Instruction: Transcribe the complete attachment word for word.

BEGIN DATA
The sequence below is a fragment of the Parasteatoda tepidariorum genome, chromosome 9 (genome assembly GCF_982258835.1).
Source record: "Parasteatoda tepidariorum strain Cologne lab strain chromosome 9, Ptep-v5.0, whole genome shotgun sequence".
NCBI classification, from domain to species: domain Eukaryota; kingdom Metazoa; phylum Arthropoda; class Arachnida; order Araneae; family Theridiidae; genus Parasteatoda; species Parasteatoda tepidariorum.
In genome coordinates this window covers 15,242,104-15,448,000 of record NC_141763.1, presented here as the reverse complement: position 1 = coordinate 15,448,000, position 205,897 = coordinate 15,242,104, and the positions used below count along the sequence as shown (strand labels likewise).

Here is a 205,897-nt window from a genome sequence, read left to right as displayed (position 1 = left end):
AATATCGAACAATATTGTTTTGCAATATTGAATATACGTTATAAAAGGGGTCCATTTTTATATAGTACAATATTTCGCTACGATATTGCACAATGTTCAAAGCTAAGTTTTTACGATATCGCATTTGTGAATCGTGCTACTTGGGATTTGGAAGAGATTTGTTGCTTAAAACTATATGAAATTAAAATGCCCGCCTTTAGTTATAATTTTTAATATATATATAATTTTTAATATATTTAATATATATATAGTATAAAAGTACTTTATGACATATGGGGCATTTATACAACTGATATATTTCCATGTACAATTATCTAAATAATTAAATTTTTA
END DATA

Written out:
The sequence below is a fragment of the Parasteatoda tepidariorum genome, chromosome 9 (genome assembly GCF_982258835.1).
Source record: "Parasteatoda tepidariorum strain Cologne lab strain chromosome 9, Ptep-v5.0, whole genome shotgun sequence".
NCBI classification, from domain to species: domain Eukaryota; kingdom Metazoa; phylum Arthropoda; class Arachnida; order Araneae; family Theridiidae; genus Parasteatoda; species Parasteatoda tepidariorum.
In genome coordinates this window covers 15,242,104-15,448,000 of record NC_141763.1, presented here as the reverse complement: position 1 = coordinate 15,448,000, position 205,897 = coordinate 15,242,104, and the positions used below count along the sequence as shown (strand labels likewise).

Here is a 205,897-nt window from a genome sequence, read left to right as displayed (position 1 = left end):
AATATCGAACAATATTGTTTTGCAATATTGAATATACGTTATAAAAGGGGTCCATTTTTATATAGTACAATATTTCGCTACGATATTGCACAATGTTCAAAGCTAAGTTTTTACGATATCGCATTTGTGAATCGTGCTACTTGGGATTTGGAAGAGATTTGTTGCTTAAAACTATATGAAATTAAAATGCCCGCCTTTAGTTATAATTTTTAATATATATATAATTTTTAATATATTTAATATATATATAGTATAAAAGTACTTTATGACATATGGGGCATTTATACAACTGATATATTTCCATGTACAATTATCTAAATAATTAAATTTTTA